Hostility is an ongoing accumulation of anger and irritation.
  10. What are two classic unhealthy ways to express anger?
    1. misdirection (kicking the cat)

    2. suppression (dulls all emotions)
  11. What are some examples of unhealthy ways to express anger?
    • 1. miscommunication
    • 2. emotional distancing
    • 3. conflict escalation
    • 4. rehearsing grivances
    • 5. hostile disposition
    • 6. angry habits
    • 7. making a bad situation worse
    • 8. losing self-esteem
    • 9. losing respect of others
  12. What are some causes of anger?
    • –Frustration of physical or psychological restraint
    • –Forced to do something against your will
    • –Being taken advantage of
    • –Being insulted/ridiculed
    • –Having plans defeated
    • –A result from primary emotions, such as distress, sorrow or fear
  13. What are physiological reactions that accompany anger?
    Because of the initial fight or flight response:

    • 1. rapid heartbeat and respiration
    • 2. blood pressure rises
    • 3. digestive process slows
    • 4. muscles tense

    also headaches, flushing of face, neck and chest, dizziness, sexual dysfunction, and suppressed immune system
  14. What are some of the consequences on the body due to chronic hostility?
    1. Causes constant, unending release of stress hormones, especially norepinephrine and when continuous, causes/exascerbates pathologies and chronic conditions

    2. Weakens the parasympathetic branch of the CNS, which (in healthy individuals) functions to calm the body down after an emergency.
  15. What are the three classifications of worriers?
    • Nonworriers: people who worry less than an hour and a half each day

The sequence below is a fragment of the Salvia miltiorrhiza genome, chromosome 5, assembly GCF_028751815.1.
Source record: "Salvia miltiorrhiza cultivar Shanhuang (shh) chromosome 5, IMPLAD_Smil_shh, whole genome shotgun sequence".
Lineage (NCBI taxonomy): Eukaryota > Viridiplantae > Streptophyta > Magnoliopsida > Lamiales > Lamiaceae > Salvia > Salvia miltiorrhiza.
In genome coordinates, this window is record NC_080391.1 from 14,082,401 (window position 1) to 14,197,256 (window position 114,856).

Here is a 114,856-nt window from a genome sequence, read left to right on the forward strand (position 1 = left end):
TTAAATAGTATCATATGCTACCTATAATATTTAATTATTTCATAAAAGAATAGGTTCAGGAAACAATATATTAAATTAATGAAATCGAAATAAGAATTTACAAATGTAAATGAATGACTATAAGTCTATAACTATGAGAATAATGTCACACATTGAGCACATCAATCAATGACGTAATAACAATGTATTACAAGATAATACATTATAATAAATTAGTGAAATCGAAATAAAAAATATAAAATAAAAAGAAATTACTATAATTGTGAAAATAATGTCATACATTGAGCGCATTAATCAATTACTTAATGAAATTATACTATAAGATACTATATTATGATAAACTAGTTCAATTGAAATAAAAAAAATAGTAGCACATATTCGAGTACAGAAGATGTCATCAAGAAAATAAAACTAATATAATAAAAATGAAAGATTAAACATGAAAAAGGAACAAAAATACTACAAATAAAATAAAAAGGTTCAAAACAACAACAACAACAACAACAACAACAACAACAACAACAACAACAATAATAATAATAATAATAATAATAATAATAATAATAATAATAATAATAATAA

• Moderate worriers: people who worry between 10-50% of the day and may or may not be troubled by worrying
    • Chronic worriers: people who worry more than eight hours a day
  16. What are five things that may help reduce anxiety?
    • 1.Learn to solve problems: Don’t jump from topic to topic, but contemplate exactly what you’ll do– have a plan
    • 2.Create wiser, more rational ways of thinking: Become aware that situations themseleves do not stress you- but the way you think about those situation does
    • 3.Let go of catastrophizing: worries is like practicing failure. Practice visualizing success instead
    • 4. Focus on what’s going on right now: Stay with the present moment. You can’t control the past or the future, which is what you worry about the most. Worry is always future-oriented so focus on what’s going on right now!
    • 5. Set aside a ‘worry period’ :A specific period of time every day to focus on your worries and think of solutions to your problems.
  17. What is worry? What is Generalized Anxiety Disorder characterized as?
    Worry is the ‘thinking part’ of anxiety-- a preoccupation with potential dangers in the future

    • Excessive worry about many things
    • Worry that is present more than half the time for 6 or more months
  18. Identify the difference between fear and anxiety.
    • Fear usually occurs in response to an external threat
    • Behaviors involve avoidance and an attempt to escape
    • Anxiety can be present without the external stimulus
    • Threats are perceived to be uncontrollable or unavoidable
  19. What are the physical symptoms of a panic disorder?
    • Similar physical symptoms as generalized anxiety disorder
    • Sudden unexpected surges in anxiety
    • Physical symptoms also include
    • Cardiopulmonary (chest pain, heart pounding)
    • Ear, Nose, Throat (dizziness, choking)
    • Gastrointestinal (diarrhea, nausea, indigestion)
    • Neurological (numbness, weakness)
    • ANS (sweats, hot flashes/chills, tremors/shakes)
  20. What is somaticizing?
    • The body’s way of turning mental stress (usually anxiety) into physical manifestations Chronic worry can overwork and wear down the
    • 1.Immune and hormonal systems
    • 2.Nervous system
    • 3.Circulatory system
  21. What do we know about worry and the circulatory system?
    Worriers are more likely to have arrhythmias